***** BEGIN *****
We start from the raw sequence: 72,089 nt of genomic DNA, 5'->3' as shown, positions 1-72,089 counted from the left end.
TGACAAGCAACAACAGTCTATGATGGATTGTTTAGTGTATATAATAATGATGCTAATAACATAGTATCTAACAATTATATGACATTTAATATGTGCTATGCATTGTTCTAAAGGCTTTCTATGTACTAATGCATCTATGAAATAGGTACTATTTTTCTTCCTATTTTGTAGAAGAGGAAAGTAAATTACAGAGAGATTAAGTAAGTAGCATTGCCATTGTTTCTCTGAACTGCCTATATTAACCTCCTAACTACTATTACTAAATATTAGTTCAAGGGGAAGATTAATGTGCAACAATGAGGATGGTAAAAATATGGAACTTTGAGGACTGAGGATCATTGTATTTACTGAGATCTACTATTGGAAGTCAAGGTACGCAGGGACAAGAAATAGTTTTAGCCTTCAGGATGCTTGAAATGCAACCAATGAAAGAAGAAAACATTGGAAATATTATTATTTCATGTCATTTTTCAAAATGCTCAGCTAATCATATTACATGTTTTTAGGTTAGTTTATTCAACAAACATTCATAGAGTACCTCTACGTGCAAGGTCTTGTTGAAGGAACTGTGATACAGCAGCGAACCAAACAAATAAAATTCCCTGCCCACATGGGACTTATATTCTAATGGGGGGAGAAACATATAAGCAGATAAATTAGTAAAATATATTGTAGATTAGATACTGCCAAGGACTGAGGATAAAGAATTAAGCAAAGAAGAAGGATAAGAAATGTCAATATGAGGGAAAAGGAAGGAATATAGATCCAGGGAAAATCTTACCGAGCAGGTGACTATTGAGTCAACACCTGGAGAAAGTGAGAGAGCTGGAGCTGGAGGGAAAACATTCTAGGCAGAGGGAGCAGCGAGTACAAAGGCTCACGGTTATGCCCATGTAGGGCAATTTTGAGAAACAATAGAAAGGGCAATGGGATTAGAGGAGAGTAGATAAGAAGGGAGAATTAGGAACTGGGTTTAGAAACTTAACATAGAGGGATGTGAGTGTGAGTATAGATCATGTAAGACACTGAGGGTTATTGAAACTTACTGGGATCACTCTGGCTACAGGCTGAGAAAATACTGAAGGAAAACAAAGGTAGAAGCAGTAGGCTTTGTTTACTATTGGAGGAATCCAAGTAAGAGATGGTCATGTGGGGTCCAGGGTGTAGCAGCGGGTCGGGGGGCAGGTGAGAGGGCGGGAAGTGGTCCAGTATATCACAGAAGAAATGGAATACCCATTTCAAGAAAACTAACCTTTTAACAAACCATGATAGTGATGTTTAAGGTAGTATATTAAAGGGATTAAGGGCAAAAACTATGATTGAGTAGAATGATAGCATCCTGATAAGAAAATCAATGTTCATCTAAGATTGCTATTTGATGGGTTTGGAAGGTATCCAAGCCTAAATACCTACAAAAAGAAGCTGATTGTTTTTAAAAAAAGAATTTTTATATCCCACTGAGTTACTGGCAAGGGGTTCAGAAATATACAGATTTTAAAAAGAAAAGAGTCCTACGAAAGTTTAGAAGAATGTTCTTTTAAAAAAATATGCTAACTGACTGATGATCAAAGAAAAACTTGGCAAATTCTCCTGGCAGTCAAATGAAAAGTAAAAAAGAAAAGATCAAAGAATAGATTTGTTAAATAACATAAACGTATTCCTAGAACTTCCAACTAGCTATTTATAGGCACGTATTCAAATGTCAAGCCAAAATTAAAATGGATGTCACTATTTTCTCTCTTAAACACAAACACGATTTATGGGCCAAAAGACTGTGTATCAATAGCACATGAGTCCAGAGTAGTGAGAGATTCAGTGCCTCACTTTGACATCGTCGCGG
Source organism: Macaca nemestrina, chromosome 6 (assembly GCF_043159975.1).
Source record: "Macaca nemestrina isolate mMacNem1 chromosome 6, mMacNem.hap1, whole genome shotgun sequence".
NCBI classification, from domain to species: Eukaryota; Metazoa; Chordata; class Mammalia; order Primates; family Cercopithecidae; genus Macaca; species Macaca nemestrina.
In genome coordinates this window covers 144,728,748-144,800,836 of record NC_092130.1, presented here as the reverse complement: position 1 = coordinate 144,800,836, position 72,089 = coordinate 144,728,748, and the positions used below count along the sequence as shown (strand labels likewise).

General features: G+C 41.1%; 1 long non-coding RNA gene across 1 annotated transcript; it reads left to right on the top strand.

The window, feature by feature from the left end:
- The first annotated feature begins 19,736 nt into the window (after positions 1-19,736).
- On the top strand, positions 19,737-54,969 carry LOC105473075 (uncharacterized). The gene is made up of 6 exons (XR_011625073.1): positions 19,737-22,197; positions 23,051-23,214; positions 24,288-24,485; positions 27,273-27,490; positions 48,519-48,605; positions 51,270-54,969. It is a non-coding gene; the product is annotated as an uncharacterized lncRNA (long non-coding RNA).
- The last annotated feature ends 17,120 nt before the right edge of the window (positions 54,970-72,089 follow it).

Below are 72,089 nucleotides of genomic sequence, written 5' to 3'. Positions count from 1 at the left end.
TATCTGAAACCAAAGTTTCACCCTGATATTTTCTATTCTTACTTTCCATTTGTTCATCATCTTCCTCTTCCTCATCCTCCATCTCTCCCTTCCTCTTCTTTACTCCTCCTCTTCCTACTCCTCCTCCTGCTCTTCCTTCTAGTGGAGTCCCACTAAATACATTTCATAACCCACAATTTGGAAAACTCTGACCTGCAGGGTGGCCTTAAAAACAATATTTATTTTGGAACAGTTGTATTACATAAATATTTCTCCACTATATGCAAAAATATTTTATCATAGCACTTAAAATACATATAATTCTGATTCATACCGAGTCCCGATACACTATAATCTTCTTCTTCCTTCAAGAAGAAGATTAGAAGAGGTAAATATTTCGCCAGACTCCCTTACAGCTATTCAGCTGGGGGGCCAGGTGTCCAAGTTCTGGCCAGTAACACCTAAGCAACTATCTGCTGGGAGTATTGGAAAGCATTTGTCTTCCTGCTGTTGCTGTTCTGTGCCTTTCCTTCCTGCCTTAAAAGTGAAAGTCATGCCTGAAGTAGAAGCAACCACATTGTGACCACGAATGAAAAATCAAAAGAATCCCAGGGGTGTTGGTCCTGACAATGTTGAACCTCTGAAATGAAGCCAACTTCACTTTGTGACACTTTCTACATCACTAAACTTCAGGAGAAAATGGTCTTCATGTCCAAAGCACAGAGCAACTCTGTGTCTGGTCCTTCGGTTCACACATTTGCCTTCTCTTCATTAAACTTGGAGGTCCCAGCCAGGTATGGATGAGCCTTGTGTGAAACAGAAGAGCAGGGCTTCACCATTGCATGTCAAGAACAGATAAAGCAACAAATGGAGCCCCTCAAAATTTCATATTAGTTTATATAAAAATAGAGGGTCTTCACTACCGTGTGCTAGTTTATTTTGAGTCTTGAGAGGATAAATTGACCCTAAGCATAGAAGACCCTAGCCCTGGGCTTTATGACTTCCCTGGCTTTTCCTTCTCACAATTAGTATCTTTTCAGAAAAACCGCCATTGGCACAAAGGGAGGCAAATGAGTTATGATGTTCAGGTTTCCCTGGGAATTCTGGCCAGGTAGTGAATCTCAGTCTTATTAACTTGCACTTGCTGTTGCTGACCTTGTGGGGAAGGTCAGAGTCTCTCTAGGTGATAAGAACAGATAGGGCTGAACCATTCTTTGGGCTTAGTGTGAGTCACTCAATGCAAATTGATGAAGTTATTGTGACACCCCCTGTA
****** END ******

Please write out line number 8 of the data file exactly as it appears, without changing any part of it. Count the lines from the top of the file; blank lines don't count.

The window, feature by feature from the left end: